Article · Feb 2016 · Reproductive sciences (Thousand Oaks, Calif.)
  • Essam R Othman · David T Curiel · Mostafa Hussein · [...] · Ayman Al-Hendy
    [Show abstract] [Hide abstract] ABSTRACT: Objective: Our aim was to screen a panel of modified adenoviral gene transfer vectors to identify those which can sustain high gene expression in human endometrial cells. Methods: Normal endometrial stromal cell cultures were established from endometrial lining of hysterectomy specimens performed for benign gynecologic indications. Human endometrial stromal cells were transfected by modified adenoviruses expressing luciferase reporter gene. Luciferase activity mediated by each virus was expressed as a percentage of adenovirus serotype 5 (Ad5-CMV-luc) activity. The 2-tailed Student t test was used to compare data. Results: At a multiplicity of infection (MOI) of 10 pfu/cell, of the transductionally modified adenoviruses, adenovirus-RGD (Ad-RGD-luc) mediated highest level of endometrial cell transduction with transgene expression around 4 times higher when compared to Ad5 (P < .001). Of the transcriptionally targeted adenoviruses, adenovirus under secretory leukocyte protease inhibitor promoter (Ad-SLPI-luc) and adenovirus under heparanase promoter (Ad-heparanase-luc)-mediated luciferase activation were 5.8- and 4.3-folds higher than Ad5-CMV-luc, respectively (P = .02 and .03, respectively). At MOI of 50 pfu/cell, Ad-RGD-luc and AD-SLPI-luc mediated significantly higher gene transfer efficiency compared to Ad5-CMV-luc (P values < .001, for each virus). Ad-heparanase-luc achieved higher gene activity, but difference was not significant (P = .1). Ad-SLPI-luc, at low viral dose (10 pfu/ cell), mediated gene expression effect comparable to Ad5-CMV-luc at a high dose (50 pfu/cell), with no significant difference. Conclusions: We conclude that when compared to the wild-type adenovirus, Ad-RGD-luc, Ad-SLPI-luc, and Ad-heparanase-luc mediate higher reporter gene activity in endometrial cells and can work as effective gene transfer vectors in gene therapy applications to the endometrium.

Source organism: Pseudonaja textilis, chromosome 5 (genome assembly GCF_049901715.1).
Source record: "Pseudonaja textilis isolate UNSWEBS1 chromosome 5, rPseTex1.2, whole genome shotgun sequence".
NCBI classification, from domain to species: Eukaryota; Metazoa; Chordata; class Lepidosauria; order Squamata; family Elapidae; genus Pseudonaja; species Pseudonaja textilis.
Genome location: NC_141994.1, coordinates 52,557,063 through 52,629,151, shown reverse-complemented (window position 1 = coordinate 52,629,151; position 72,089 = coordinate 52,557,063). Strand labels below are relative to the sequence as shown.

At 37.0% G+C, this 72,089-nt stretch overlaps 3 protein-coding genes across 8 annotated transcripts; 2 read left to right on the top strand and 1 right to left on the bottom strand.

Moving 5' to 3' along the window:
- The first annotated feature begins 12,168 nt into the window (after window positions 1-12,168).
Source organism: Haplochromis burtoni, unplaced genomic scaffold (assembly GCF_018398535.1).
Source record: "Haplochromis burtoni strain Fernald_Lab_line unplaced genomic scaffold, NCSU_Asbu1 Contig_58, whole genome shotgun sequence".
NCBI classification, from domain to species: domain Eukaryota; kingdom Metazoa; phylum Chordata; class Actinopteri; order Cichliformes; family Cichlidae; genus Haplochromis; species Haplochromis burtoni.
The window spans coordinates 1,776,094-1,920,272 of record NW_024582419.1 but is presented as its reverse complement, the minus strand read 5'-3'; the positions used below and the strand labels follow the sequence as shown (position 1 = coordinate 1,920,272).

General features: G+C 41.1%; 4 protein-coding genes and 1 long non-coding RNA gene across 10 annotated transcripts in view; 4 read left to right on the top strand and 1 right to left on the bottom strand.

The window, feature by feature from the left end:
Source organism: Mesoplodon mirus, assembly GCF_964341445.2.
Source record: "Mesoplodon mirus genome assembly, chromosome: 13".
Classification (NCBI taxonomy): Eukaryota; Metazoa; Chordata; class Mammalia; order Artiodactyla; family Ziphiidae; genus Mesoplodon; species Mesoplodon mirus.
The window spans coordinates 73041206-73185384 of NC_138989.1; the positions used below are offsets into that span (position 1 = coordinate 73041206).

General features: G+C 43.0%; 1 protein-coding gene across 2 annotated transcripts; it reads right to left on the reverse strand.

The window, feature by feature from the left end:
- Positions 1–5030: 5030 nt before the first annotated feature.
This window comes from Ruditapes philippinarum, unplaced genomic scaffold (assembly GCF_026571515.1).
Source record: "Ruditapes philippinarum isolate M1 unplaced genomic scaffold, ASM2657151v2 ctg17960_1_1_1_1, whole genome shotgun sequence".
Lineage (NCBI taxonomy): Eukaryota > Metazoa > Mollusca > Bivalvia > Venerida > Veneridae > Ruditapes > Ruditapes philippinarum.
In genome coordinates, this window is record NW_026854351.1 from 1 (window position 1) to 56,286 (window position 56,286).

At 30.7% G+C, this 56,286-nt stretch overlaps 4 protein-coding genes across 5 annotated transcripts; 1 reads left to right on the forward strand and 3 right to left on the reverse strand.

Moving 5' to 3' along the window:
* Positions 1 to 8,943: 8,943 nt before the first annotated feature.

Article · Feb 2016 · Reproductive Sciences
  • Maurizio Buggio · Christopher Towe · Anand Annan · [...] · David T. Curiel